CSCI 250: Introduction to Robotics


General Information

            Professor: Simon D. Levy
Schedule: MTWRF 1:25-3:25 Parmly 405
Office: Parmly 407B
Office Phone: 458-8419
E-mail: simon.d.levy@gmail.com
  Office Hours: 11:15-12:10, 3:30-4:30 daily, and by appointment

Textbook: There is no textbook for this course. Robotics is changing so rapidly that it makes more sense to read selections from various authors than to try and find a single textbook. These readings will be available online.


Objectives

By the end of this course you will be able to

The informal goal of this class is to have fun learning about and building robots. The learning will come from the current robotics literature presented by you and your fellow students. We will pursue our goal in a spirit of friendly competition: your final robot project will be judged not just on its own, but against the robots built by your classmates, at our Spring Term Festival.


Prerequisites

To do well in this class, you should have some programming background. W&L courses CSCI 111 or 121, or a high-school programming course should be sufficient. Although Computer Science majors will have a slight advantage through familiarity with programming, I have found that the best predictor of success in this course is interest and dedication.


Grading

  • Weekly quizzes: 50%

  • Participating in group exercises: 20%

  • Final robot project: 30% (5% from peer rating)

    The grading scale will be 93-100 A; 90-92 A-; 87-89 B+; 83-86 B; 80-82 B-; 77-79 C+; 73-76 C; 70-72 C-; 67-69 D+; 63-66 D; 60-62 D-; below 60 F.

    I expect everyone to show up every day and partcipate. Because of the teamwork required in this course, you will be letting down not just yourself, but also your teammates, if you miss class. The only legitimate reasons for missing class are illness, family emergencies, and the like (which must be handled through the Dean's Office), as well as off-campus varsity athletic events.


    Final Project

    Starting on the third or fourth day of class, you will work in teams of two to four students on a final project of your choosing. Robotics changes so rapidly that there are now sevearl platforms / technologies that we will be using for the first time in this course.

    We are fortunate to have generous funding from the Provost's Office that can be used to purchase new equipment, based on your own project ideas. Given the short amount of time we have to work with, it will be up to you to get such requests to me as soon as you can.

    Here are some other possibilities to explore, using equipment we already have:

    Given enough advance notice, it should also be possible to purchase other kinds of robots. I suggest you familiarize yourself as quickly as possible with these platforms, so you will be able to decide which one you would like to use in your final project.

    An email with your final project proposal (mainly just an email from one team member with the names your team members and the robot you want to work with), will be due from each team at 11:59 PM Friday 28 April. Failure to do this will cost you 5% of your final grade for each day it is late.


    Class Format

    The format of the class will be an hour of lecture / discussion followed by at least one hour of project work done in teams of two to five students. We will likely vary this schedule to accommodate addtional work on projects as needed. To ensure that you are keeping up with the readings, there will be a weekly reading quiz each Friday.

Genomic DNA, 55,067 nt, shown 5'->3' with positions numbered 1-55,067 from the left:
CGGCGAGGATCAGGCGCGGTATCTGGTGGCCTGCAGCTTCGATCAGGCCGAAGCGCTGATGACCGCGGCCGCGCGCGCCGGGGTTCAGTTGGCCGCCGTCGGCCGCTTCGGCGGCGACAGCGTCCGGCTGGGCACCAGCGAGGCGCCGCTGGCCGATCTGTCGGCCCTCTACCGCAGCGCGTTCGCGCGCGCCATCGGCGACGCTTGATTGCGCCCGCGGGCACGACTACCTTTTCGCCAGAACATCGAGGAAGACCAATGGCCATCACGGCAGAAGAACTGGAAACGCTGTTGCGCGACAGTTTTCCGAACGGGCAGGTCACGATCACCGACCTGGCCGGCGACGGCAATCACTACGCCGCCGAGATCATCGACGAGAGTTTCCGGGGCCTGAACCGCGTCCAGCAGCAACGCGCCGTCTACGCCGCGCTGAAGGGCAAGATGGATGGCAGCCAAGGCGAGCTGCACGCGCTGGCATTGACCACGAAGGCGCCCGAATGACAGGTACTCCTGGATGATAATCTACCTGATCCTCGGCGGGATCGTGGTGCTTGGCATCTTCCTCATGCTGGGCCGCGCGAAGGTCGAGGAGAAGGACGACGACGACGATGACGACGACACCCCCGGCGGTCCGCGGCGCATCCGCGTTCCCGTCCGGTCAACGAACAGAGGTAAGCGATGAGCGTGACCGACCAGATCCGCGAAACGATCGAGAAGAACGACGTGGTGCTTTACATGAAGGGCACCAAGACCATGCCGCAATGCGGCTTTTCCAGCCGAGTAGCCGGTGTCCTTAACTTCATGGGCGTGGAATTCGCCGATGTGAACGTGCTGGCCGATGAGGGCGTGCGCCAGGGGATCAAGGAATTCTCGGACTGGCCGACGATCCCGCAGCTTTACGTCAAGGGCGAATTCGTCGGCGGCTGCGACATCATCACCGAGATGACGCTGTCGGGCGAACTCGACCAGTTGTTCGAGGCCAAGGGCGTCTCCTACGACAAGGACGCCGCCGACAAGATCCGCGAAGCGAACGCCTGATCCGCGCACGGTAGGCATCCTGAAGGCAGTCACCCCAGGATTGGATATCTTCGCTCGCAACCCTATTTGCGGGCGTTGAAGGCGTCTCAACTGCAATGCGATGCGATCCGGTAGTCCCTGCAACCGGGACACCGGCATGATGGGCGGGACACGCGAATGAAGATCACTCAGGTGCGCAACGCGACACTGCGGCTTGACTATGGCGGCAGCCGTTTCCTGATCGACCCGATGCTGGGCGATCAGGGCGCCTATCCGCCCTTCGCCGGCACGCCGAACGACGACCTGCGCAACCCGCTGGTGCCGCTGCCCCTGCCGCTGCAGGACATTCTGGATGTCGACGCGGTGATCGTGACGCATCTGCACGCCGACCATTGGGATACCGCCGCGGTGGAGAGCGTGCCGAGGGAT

After-Hours Work

    Although you should have enough time to work on your robots during the regular class meetings, I have found that students enjoyed and benefitted from working on their robots outside of class. Parmly 404, the room where we will store the robot kits and other material, should be open from 9AM till late at night, so please let me know if you have trouble getting in there during those hours (and please lock the door when you leave, if no one else is around).


    Tentative Schedule

     

    Monday

    Tuesday

    Wednesday

    Thursday

    Friday

    24 April
    Week 1
    Course Intro

    * * *
    Group Exercise
    Sensors, Signals, Serial, Sockets

    * * *
    Sensor Lab
    Sensors, Signals, Serial, Sockets

    * * *
    Sockets Lab
    Sensors, Signals, Serial, Sockets

    * * *
    V-REP Simulator Lab
    Reading Quiz


    Final Project proposal due

    * * *
    01 May
    Week 2
    Artificial Intelligence: A Modern Approach (AIMA) Chapter 2

    * * *

    Final Projects

    3D Printing exercise with Dave Pfaff, W&L IQ Center

    How Robots Think

    * * *

    Final Projects

    3D Printing exercise with Dave Pfaff, W&L IQ Center

    Bayes' Rule Intro

    * * *

    Final Projects

    3D Printing exercise with Dave Pfaff, W&L IQ Center

    Kalman Filtering

    * * *

    Final Projects

    3D Printing exercise with Dave Pfaff, W&L IQ Center

    Reading Quiz

    * * *

    Final Projects

    3D Printing exercise with Dave Pfaff, W&L IQ Center

    08 May
    Week 3
    AIMA Chapter 25

    * * *

    Final Projects

    Finish Chapter 25

    * * *

    Final Projects

    PID Control

    * * *

    Final Projects

    Computer Vision

    * * *

    Final Projects

    Reading Quiz

    * * *

    Final Projects

    15 May
    Week 4
    Evolutionary Robotics (read this first)

    * * *

    Final Projects

    Evolutionary Robotics

    * * *

    * * *

    Final Projects

    Braitenberg, V. (1984), Vehicles (Chapter 1)

    * * *

    Final Projects

    * * *

    Final Projects



    12:00 - 2:00 PM: Spring Term Festival, Leyburn Library

    Take-home quiz on readings